Update (7:08pm): NBC News - The Boston Marathon bombing suspect was captured Friday night after police found him in a boat in a suburban backyard following a bloody rampage and daylong manhunt, law enforcement sources said.
Cheers went up from a crowd of police gathered at the scene in Watertown, Mass., where bursts of gunfire had been heard over the course of two hours.
The dramatic turn of events ended five days of terror from the bombing at the marathon finish line, which killed three people, wounded 176 and left the city of Boston on edge.
Update (5:47pm): NBC News: Suspect #2 is alive and in custody. About to be tended to by medics.
The sound of gunfire erupted in a Boston suburb Friday evening, less than an hour after police said residents could leave their homes even though the marathon bombing suspect was still on the run despite an all-day, door-to-door search.
Federal officials were told someone was found in a boat in the yard of a home, but there was no word on whether it was accused bomber Dzhokhar Tsarnaev, 19, sources told NBC News.
About an hour after the first barrage in Watertown, Mass., two more bursts of shots were heard.
Dozens of police and armored vehicles were in the area, where residents had been told to take shelter.
The dramatic turn of events came less than an hour after Massachusetts State Police Col. Timothy Alben told a press conference that Tsarnaev had probably not left the state but nevertheless lifted a lockdown order that had been in effect since before dawn.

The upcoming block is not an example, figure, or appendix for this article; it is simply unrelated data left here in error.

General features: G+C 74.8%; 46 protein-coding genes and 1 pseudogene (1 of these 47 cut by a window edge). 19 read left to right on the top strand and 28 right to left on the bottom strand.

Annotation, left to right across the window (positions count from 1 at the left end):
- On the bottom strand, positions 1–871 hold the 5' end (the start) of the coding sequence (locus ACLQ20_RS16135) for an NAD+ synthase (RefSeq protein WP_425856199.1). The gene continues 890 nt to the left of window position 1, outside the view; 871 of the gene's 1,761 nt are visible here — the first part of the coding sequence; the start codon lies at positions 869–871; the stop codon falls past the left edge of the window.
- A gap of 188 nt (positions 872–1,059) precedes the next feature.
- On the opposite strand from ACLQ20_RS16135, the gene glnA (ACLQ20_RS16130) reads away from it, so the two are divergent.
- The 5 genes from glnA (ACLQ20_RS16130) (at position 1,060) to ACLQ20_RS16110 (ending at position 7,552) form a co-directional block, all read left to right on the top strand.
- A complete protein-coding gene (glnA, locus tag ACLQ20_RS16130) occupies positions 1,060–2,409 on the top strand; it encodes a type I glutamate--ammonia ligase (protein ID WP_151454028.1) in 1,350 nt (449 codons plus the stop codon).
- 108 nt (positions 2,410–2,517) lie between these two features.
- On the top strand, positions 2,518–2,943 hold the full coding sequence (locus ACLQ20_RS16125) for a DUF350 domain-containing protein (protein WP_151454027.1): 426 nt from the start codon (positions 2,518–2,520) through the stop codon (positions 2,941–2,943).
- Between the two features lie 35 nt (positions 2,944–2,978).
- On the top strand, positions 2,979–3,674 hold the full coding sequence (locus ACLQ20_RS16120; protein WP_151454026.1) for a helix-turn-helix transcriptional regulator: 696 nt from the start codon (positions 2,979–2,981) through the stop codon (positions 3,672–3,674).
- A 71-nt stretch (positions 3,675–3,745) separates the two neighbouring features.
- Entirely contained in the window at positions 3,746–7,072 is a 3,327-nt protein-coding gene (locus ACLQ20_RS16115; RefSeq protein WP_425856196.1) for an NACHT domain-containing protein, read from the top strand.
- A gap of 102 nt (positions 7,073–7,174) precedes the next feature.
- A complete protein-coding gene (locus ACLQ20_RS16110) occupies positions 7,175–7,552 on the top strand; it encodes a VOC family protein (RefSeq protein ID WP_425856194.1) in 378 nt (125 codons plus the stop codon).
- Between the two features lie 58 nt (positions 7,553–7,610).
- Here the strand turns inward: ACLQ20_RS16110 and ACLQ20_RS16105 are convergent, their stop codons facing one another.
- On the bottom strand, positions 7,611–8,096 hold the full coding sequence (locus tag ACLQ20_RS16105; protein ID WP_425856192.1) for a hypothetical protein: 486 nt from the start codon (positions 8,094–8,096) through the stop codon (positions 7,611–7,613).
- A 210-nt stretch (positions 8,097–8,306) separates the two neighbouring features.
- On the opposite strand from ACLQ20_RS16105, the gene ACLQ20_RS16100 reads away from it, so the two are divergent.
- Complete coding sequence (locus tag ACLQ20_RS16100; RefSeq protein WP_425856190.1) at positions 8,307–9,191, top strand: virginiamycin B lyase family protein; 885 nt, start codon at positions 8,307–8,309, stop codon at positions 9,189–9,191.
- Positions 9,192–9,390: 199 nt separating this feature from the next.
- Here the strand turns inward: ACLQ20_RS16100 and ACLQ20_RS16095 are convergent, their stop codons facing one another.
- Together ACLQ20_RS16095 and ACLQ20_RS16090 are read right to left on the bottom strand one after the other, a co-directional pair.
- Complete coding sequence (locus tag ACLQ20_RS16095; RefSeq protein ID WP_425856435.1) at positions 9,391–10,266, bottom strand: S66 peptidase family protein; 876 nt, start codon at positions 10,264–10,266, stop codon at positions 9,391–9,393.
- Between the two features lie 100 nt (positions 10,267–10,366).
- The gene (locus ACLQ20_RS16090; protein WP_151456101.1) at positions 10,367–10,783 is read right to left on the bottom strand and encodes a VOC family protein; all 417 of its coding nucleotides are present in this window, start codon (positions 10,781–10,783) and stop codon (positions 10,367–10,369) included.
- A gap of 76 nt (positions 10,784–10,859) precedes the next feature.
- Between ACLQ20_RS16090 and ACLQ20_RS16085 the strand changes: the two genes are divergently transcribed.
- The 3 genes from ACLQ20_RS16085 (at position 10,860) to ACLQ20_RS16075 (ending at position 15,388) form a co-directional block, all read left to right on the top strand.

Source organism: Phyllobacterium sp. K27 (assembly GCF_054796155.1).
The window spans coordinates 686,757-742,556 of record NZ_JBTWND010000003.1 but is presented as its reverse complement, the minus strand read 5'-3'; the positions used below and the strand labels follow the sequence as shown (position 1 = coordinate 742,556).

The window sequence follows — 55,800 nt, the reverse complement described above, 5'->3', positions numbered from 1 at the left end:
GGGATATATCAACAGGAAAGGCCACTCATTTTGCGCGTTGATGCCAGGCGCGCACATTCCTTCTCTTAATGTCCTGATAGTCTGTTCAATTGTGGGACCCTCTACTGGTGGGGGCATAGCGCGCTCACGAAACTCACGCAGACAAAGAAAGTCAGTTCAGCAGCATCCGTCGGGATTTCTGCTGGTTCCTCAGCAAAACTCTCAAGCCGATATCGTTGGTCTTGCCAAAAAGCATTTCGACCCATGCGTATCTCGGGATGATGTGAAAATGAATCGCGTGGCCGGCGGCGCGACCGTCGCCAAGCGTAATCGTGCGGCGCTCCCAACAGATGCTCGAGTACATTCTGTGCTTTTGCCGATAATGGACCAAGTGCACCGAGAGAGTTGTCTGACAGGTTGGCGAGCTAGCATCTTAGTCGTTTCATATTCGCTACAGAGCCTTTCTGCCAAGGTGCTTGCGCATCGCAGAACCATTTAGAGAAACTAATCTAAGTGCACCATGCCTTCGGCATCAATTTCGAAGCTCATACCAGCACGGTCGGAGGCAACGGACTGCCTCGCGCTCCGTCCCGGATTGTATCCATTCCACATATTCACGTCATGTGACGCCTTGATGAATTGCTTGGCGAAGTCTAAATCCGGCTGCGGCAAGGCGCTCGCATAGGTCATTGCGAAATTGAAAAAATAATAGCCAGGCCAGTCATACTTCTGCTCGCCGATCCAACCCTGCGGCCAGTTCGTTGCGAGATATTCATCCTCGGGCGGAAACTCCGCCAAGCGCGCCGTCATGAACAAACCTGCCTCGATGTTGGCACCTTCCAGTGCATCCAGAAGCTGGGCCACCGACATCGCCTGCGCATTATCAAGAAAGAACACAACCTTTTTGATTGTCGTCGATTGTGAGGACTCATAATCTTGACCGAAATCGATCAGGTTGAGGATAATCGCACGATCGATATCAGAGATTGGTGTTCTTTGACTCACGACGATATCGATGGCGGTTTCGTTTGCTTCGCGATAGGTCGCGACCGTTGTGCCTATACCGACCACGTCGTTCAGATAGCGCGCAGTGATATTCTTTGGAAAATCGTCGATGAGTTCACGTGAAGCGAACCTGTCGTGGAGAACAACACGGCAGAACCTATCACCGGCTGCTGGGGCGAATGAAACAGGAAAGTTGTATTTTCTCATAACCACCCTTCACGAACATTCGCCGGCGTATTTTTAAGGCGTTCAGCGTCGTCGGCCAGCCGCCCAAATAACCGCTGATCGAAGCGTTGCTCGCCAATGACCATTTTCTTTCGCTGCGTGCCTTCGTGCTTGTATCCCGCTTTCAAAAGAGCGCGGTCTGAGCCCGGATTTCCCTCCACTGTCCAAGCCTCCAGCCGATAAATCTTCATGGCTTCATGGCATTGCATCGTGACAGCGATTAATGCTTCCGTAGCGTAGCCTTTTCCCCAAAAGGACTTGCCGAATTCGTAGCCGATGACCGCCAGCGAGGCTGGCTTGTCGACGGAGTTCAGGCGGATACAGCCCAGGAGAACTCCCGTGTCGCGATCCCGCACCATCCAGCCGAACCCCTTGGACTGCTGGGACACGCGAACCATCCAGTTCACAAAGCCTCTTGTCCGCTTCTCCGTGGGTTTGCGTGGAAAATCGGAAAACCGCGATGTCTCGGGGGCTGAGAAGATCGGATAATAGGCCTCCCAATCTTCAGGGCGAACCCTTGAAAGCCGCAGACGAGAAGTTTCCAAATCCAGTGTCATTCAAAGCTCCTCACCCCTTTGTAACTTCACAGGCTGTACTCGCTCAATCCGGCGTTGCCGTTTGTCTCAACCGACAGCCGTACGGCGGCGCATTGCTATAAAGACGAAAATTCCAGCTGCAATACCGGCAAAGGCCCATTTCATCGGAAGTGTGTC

Police had just released new details about the scope of a bloody overnight rampage that began with the death of a campus security officer and ended with the death of Tsarnaev's 26-year-old brother, Tamerlan, with a bomb strapped to his body.
Hours after the FBI put out their photos Thursday night, the brothers exchanged 200 rounds with police during a stunning pre-dawn firefight and left behind seven homemade explosives, officials said.
The violence led to an extraordinary shutdown of transportation, schools and businesses in Boston and its surrounding suburbs, with police warning more than a million people to hunker down behind locked doors while SWAT teams fanned out looking for the younger suspect.
Investigators chased leads all day but could not find the suspect, a naturalized U.S. citizen of Chechen origin who grew up in Cambridge after his family moved here a deacde ago, seeking asylum.
“There is still a very, very dangerous individual at large," said Massachusetts Gov. Deval Patrick said Friday night.
Still, officials said residents could venture outside and the subway system was going back on line. They said patrols would be beefed up in Watertown, where the suspect was last seen, but state police tactical units were pulling back.
People began leaving their homes, some of them cheering. SWAT units were still on the scene when the shots were heard just before 7 p.m.
It was a rapid turn of events after a night of violence that police said included the slaying of a Massachusetts Institute of Technology patrol officer in his car in Cambridge, a carjacking and a half-hour hell ride for a man who was eventually released unharmed, before the gun battle with police.
The drama began at MIT about five hours after the FBI released surveillance photos of two "extremely dangerous" men suspected of planting two bombs near the finish line of Monday's Boston Marathon, killing three and wounding 176.
Tips about the identity of the suspects were still pouring in when the Tsarnaev brothers fatally shot campus officer Sean Collier, 26, in his vehicle at 10:20 p.m., law enforcement officials said.